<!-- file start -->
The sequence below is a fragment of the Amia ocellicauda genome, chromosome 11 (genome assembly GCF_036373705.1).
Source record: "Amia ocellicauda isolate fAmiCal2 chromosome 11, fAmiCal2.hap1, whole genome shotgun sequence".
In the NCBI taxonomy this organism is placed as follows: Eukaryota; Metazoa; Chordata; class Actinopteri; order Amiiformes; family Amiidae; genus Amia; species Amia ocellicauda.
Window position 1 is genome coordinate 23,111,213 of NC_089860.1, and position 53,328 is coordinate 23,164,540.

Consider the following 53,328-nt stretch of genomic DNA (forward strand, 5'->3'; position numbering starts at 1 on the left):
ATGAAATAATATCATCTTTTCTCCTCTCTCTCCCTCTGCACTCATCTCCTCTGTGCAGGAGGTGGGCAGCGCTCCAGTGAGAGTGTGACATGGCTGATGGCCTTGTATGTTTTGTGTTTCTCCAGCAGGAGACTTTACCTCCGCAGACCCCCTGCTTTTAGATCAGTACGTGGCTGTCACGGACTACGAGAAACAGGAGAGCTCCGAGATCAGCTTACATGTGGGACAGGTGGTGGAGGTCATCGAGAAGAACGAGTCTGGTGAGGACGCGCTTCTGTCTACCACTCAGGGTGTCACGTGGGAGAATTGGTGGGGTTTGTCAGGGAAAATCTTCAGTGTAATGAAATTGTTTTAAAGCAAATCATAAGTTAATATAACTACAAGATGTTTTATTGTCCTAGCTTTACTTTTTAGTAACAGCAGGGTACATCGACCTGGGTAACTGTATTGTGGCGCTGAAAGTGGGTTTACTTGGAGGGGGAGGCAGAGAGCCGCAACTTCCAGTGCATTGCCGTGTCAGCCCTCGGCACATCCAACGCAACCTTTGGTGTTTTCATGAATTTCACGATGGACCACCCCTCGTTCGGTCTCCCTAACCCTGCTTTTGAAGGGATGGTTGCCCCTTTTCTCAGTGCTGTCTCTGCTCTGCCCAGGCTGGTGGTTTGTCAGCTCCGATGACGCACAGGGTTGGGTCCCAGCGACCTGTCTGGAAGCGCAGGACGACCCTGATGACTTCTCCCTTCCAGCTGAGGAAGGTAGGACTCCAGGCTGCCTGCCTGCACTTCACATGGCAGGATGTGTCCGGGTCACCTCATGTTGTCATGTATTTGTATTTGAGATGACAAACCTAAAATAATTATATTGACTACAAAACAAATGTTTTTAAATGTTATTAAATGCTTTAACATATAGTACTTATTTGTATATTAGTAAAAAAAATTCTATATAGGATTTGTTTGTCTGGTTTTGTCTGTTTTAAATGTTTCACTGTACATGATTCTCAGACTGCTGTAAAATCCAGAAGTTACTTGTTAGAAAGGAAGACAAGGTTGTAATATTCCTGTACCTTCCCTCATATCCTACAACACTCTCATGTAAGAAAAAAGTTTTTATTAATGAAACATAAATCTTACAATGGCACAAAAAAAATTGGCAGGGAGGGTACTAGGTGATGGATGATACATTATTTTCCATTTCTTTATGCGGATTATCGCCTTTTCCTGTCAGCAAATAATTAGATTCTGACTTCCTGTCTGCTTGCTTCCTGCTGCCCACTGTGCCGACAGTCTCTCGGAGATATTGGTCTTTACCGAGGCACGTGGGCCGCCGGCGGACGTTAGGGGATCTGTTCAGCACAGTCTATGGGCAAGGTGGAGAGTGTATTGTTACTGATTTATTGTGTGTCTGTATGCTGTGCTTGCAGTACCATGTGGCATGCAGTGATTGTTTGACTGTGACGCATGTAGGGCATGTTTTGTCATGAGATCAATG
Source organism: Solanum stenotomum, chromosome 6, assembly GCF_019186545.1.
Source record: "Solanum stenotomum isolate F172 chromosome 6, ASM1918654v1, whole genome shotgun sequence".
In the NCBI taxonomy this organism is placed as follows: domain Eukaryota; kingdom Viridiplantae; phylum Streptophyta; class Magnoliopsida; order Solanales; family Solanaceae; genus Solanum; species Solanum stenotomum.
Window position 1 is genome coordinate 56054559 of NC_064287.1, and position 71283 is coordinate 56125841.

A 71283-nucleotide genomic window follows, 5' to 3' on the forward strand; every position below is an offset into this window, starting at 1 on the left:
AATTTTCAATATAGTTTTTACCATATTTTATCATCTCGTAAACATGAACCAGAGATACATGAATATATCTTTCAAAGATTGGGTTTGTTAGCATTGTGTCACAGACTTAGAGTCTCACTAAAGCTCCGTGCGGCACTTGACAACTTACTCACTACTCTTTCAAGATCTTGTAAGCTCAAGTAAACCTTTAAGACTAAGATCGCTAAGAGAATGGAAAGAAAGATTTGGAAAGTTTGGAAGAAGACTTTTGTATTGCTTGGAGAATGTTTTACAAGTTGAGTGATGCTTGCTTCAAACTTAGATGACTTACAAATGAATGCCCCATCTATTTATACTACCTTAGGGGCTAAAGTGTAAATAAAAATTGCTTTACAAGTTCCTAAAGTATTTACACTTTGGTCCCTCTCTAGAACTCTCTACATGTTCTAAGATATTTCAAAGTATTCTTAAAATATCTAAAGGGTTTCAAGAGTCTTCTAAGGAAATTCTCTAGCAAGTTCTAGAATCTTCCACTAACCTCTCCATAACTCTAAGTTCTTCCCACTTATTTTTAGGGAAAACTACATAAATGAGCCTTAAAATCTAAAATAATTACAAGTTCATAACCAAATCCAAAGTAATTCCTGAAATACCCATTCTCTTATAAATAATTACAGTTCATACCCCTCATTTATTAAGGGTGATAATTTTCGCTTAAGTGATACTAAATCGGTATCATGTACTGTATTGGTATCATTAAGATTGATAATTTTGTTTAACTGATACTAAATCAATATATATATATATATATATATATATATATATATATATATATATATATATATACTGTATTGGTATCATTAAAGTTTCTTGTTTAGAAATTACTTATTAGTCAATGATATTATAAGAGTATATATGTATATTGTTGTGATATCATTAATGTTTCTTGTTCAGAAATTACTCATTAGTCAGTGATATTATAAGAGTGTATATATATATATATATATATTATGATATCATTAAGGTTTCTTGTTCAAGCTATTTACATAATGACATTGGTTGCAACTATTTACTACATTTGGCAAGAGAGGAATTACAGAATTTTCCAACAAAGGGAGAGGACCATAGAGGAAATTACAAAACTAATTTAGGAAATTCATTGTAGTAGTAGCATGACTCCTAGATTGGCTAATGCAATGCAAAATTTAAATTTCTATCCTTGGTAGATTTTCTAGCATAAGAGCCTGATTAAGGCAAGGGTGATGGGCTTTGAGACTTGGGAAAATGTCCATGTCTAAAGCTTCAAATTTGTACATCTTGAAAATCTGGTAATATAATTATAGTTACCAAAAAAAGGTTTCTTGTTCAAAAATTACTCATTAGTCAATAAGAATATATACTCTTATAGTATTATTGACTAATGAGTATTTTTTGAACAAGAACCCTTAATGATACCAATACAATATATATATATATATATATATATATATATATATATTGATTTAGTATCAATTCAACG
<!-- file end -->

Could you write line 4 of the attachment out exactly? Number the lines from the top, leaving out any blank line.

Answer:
Window position 1 is genome coordinate 23,111,213 of NC_089860.1, and position 53,328 is coordinate 23,164,540.